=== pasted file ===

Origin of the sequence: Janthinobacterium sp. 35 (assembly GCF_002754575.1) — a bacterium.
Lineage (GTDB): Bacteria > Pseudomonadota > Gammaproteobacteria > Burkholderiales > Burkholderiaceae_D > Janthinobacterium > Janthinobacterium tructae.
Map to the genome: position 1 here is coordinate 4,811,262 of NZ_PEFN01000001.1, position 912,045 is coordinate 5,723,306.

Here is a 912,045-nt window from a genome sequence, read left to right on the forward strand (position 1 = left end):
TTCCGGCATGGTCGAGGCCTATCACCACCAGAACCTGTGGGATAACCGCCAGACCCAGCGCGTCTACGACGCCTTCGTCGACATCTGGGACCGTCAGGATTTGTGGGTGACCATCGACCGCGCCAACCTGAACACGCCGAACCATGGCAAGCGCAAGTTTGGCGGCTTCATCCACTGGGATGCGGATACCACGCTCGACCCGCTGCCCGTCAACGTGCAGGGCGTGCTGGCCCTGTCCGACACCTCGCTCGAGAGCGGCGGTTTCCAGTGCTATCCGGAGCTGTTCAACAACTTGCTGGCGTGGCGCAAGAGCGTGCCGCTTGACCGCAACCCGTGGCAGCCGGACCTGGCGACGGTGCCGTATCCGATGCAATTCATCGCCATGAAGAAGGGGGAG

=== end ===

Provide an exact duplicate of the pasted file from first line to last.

Origin of the sequence: Janthinobacterium sp. 35 (assembly GCF_002754575.1) — a bacterium.
Lineage (GTDB): Bacteria > Pseudomonadota > Gammaproteobacteria > Burkholderiales > Burkholderiaceae_D > Janthinobacterium > Janthinobacterium tructae.
Map to the genome: position 1 here is coordinate 4,811,262 of NZ_PEFN01000001.1, position 912,045 is coordinate 5,723,306.

Here is a 912,045-nt window from a genome sequence, read left to right on the forward strand (position 1 = left end):
TTCCGGCATGGTCGAGGCCTATCACCACCAGAACCTGTGGGATAACCGCCAGACCCAGCGCGTCTACGACGCCTTCGTCGACATCTGGGACCGTCAGGATTTGTGGGTGACCATCGACCGCGCCAACCTGAACACGCCGAACCATGGCAAGCGCAAGTTTGGCGGCTTCATCCACTGGGATGCGGATACCACGCTCGACCCGCTGCCCGTCAACGTGCAGGGCGTGCTGGCCCTGTCCGACACCTCGCTCGAGAGCGGCGGTTTCCAGTGCTATCCGGAGCTGTTCAACAACTTGCTGGCGTGGCGCAAGAGCGTGCCGCTTGACCGCAACCCGTGGCAGCCGGACCTGGCGACGGTGCCGTATCCGATGCAATTCATCGCCATGAAGAAGGGGGAG